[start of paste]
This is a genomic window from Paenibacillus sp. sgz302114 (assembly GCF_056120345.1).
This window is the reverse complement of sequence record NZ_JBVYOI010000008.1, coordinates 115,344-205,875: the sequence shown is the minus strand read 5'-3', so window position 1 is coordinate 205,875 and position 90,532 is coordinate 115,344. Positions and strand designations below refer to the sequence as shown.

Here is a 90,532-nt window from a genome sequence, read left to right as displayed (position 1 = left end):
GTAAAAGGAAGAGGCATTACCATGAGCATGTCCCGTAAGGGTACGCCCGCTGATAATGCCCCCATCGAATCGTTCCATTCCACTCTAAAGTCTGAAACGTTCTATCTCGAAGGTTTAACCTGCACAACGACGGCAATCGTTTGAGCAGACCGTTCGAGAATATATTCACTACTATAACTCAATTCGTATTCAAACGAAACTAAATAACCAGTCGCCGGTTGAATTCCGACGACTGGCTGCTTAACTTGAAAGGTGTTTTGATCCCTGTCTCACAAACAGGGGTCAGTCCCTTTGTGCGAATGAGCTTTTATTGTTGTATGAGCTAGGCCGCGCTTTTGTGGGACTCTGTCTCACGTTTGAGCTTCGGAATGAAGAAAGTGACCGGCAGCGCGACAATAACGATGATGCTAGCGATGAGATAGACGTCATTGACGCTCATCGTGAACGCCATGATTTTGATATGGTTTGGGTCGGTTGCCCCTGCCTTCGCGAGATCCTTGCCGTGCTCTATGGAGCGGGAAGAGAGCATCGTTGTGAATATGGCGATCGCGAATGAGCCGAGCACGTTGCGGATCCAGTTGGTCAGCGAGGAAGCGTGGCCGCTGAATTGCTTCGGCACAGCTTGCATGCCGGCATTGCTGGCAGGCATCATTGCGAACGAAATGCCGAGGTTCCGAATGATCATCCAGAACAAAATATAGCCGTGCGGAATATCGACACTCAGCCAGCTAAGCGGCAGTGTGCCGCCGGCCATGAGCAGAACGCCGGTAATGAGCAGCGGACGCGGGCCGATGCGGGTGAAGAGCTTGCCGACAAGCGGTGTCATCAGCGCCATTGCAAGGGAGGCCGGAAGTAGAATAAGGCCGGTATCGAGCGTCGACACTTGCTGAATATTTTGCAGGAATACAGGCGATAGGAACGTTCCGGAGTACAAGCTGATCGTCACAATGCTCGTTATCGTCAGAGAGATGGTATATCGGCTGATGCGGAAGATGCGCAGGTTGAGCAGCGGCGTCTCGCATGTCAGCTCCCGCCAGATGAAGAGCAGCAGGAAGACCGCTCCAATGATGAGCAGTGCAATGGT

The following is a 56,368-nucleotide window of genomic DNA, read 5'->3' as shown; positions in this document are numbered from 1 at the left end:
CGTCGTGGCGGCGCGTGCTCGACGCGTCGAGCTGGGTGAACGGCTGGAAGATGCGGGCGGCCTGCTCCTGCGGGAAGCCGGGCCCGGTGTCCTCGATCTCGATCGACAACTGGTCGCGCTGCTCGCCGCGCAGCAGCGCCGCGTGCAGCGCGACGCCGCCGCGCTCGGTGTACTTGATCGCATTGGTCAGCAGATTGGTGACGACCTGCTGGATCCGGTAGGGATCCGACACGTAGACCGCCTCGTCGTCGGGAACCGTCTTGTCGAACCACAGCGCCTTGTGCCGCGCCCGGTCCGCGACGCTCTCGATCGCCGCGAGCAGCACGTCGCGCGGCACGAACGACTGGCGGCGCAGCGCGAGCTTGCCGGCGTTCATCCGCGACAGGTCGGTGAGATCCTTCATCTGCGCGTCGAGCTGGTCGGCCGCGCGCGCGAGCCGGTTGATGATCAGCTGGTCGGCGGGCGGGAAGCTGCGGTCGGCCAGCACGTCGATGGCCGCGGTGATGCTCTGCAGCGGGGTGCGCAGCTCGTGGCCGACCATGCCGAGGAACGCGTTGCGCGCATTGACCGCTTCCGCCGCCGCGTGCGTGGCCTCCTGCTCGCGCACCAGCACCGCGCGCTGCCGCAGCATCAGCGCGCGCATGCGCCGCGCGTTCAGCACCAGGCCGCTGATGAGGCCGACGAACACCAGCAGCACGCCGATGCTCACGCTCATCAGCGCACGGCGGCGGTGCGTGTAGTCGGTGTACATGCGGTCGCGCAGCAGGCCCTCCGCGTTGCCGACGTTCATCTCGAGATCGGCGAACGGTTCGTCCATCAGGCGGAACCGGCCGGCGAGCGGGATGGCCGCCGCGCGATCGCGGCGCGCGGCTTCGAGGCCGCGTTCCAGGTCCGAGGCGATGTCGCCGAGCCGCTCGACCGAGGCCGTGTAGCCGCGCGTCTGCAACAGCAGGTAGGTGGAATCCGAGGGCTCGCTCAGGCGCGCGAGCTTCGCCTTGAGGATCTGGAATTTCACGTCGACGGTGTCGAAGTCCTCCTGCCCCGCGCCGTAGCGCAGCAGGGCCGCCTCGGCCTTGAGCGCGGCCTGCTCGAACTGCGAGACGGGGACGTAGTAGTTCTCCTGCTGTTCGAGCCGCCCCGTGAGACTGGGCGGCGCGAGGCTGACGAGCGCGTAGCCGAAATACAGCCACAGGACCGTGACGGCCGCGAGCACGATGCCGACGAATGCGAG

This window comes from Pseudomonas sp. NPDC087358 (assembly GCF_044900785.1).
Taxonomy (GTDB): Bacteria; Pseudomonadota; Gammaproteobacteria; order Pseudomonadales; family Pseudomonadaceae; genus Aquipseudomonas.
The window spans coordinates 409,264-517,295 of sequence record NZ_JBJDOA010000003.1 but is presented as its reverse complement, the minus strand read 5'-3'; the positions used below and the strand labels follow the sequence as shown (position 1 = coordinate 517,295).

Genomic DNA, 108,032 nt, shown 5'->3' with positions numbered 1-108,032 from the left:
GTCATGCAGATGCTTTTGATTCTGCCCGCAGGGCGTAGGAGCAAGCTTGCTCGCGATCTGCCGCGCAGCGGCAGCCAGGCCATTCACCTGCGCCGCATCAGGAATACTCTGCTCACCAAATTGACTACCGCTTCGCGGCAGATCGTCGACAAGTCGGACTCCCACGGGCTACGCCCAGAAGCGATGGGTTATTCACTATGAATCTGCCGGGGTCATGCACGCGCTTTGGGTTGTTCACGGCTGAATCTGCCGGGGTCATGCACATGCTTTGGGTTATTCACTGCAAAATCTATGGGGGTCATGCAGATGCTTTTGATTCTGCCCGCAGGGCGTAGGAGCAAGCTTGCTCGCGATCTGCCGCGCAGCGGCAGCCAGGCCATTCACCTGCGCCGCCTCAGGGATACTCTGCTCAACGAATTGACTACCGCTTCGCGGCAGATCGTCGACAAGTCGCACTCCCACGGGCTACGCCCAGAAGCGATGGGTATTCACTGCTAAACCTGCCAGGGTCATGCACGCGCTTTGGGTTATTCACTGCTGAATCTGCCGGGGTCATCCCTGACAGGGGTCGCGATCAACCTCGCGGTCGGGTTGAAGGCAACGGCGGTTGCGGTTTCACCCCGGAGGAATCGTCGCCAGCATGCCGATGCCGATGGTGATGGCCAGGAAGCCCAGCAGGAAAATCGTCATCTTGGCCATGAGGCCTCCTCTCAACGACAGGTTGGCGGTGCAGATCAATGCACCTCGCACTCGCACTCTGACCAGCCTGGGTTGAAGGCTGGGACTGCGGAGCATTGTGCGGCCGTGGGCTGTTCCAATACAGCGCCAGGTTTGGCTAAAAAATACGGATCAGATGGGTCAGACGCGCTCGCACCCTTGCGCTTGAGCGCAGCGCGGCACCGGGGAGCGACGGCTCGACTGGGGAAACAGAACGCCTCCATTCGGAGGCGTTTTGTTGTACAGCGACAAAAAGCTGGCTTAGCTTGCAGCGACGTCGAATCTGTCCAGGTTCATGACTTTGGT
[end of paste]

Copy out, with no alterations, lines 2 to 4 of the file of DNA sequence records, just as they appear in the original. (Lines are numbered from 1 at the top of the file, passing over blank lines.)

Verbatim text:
This window is the reverse complement of sequence record NZ_JBVYOI010000008.1, coordinates 115,344-205,875: the sequence shown is the minus strand read 5'-3', so window position 1 is coordinate 205,875 and position 90,532 is coordinate 115,344. Positions and strand designations below refer to the sequence as shown.

Here is a 90,532-nt window from a genome sequence, read left to right as displayed (position 1 = left end):
GTAAAAGGAAGAGGCATTACCATGAGCATGTCCCGTAAGGGTACGCCCGCTGATAATGCCCCCATCGAATCGTTCCATTCCACTCTAAAGTCTGAAACGTTCTATCTCGAAGGTTTAACCTGCACAACGACGGCAATCGTTTGAGCAGACCGTTCGAGAATATATTCACTACTATAACTCAATTCGTATTCAAACGAAACTAAATAACCAGTCGCCGGTTGAATTCCGACGACTGGCTGCTTAACTTGAAAGGTGTTTTGATCCCTGTCTCACAAACAGGGGTCAGTCCCTTTGTGCGAATGAGCTTTTATTGTTGTATGAGCTAGGCCGCGCTTTTGTGGGACTCTGTCTCACGTTTGAGCTTCGGAATGAAGAAAGTGACCGGCAGCGCGACAATAACGATGATGCTAGCGATGAGATAGACGTCATTGACGCTCATCGTGAACGCCATGATTTTGATATGGTTTGGGTCGGTTGCCCCTGCCTTCGCGAGATCCTTGCCGTGCTCTATGGAGCGGGAAGAGAGCATCGTTGTGAATATGGCGATCGCGAATGAGCCGAGCACGTTGCGGATCCAGTTGGTCAGCGAGGAAGCGTGGCCGCTGAATTGCTTCGGCACAGCTTGCATGCCGGCATTGCTGGCAGGCATCATTGCGAACGAAATGCCGAGGTTCCGAATGATCATCCAGAACAAAATATAGCCGTGCGGAATATCGACACTCAGCCAGCTAAGCGGCAGTGTGCCGCCGGCCATGAGCAGAACGCCGGTAATGAGCAGCGGACGCGGGCCGATGCGGGTGAAGAGCTTGCCGACAAGCGGTGTCATCAGCGCCATTGCAAGGGAGGCCGGAAGTAGAATAAGGCCGGTATCGAGCGTCGACACTTGCTGAATATTTTGCAGGAATACAGGCGATAGGAACGTTCCGGAGTACAAGCTGATCGTCACAATGCTCGTTATCGTCAGAGAGATGGTATATCGGCTGATGCGGAAGATGCGCAGGTTGAGCAGCGGCGTCTCGCATGTCAGCTCCCGCCAGATGAAGAGCAGCAGGAAGACCGCTCCAATGATGAGCAGTGCAATGGT